Mediation provides an effective dispute resolution tool for people and organizations in conflict, particularly when communications have become ugly, unproductive, or completely shut down. What is mediation? And how could it apply for planning purposes or in the midst of an apparent impasse? Here are answers to key questions about mediation.
What is mediation?
Mediation is a process facilitated by a mediator, through which parties to a dispute talk through what got them there, options for resolving the dispute, and underlying needs to be addressed. Mediation provides an alternative to the win/lose dynamic present in court litigation or arbitration, by expanding the range of potential solutions.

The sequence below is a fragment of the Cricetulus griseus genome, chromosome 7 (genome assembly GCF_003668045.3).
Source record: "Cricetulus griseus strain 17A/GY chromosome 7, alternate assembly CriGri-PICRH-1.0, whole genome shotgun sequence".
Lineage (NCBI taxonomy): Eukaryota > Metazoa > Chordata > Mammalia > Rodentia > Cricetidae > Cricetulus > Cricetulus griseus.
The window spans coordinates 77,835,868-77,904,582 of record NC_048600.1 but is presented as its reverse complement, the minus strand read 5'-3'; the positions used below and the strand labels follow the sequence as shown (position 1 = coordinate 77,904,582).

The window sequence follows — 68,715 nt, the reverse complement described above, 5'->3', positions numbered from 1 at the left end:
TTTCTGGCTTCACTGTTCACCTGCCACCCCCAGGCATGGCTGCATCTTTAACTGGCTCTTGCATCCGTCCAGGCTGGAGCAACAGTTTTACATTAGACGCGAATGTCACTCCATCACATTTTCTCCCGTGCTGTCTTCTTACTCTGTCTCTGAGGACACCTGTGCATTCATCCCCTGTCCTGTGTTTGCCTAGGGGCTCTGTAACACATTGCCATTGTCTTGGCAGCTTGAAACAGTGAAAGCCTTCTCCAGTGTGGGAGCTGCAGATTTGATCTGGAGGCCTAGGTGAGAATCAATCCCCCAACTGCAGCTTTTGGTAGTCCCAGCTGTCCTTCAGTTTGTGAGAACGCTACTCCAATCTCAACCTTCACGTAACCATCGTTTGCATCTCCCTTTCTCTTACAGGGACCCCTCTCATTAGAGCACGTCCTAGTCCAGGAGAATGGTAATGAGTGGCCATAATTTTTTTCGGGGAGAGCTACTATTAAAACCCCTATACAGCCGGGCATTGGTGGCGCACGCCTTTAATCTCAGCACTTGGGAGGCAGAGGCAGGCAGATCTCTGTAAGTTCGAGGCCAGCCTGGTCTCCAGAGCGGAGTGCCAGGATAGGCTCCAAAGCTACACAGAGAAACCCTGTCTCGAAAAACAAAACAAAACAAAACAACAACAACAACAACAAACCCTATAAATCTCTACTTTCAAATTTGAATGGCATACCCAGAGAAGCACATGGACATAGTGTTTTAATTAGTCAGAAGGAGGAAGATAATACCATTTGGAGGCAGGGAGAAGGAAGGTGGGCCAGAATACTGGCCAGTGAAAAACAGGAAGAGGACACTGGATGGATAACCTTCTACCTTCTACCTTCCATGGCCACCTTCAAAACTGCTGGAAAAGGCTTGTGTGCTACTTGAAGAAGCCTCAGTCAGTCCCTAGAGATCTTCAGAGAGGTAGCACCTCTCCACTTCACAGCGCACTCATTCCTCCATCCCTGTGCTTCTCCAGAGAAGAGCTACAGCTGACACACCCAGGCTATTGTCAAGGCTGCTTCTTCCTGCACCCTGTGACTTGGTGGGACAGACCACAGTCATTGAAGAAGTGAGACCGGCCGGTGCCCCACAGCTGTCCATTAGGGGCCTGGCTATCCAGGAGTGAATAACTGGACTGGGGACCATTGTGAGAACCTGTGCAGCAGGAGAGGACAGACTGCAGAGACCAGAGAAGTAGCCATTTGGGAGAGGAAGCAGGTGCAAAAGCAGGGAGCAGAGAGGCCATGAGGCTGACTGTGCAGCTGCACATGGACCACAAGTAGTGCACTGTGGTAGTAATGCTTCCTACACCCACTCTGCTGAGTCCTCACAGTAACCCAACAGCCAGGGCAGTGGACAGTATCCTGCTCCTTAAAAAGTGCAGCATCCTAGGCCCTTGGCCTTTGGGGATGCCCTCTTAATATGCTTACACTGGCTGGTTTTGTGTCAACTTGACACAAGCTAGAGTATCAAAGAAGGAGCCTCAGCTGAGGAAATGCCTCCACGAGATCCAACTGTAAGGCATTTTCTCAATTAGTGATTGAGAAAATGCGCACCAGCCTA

For example, consider two neighbors who become frustrated with each other when one blares loud music outside in the daytime but the other sleeps during the day because he has a night job. If their interactions have grown too acrimonious, a mediator may be able to help facilitate a resolution – such as to play music outside at times other than when the night job neighbor typically sleeps.
Or maybe a nonprofit board member is upset about a key strategic decision the leadership must make, and she does not feel like anyone is listening to her. Does she resign in disgust and harm the organization’s reputation by speaking poorly of leadership, or does she seek peaceful resolution of the issue through mediation? A mediator may facilitate dialogue and help identify key issues to address, such as finances, strained relationships, restorative steps desired, and how the parties will move on from the conflict.